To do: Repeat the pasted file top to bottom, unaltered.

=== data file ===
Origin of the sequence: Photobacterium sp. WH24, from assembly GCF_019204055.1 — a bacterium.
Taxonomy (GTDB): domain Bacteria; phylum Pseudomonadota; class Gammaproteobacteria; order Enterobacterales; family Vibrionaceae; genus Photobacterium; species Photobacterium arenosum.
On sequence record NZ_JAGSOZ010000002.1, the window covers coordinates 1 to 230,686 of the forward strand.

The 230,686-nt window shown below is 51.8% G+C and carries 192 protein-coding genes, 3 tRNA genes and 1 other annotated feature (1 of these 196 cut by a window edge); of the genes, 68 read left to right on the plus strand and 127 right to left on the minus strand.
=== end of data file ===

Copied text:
Origin of the sequence: Photobacterium sp. WH24, from assembly GCF_019204055.1 — a bacterium.
Taxonomy (GTDB): domain Bacteria; phylum Pseudomonadota; class Gammaproteobacteria; order Enterobacterales; family Vibrionaceae; genus Photobacterium; species Photobacterium arenosum.
On sequence record NZ_JAGSOZ010000002.1, the window covers coordinates 1 to 230,686 of the forward strand.

The 230,686-nt window shown below is 51.8% G+C and carries 192 protein-coding genes, 3 tRNA genes and 1 other annotated feature (1 of these 196 cut by a window edge); of the genes, 68 read left to right on the plus strand and 127 right to left on the minus strand.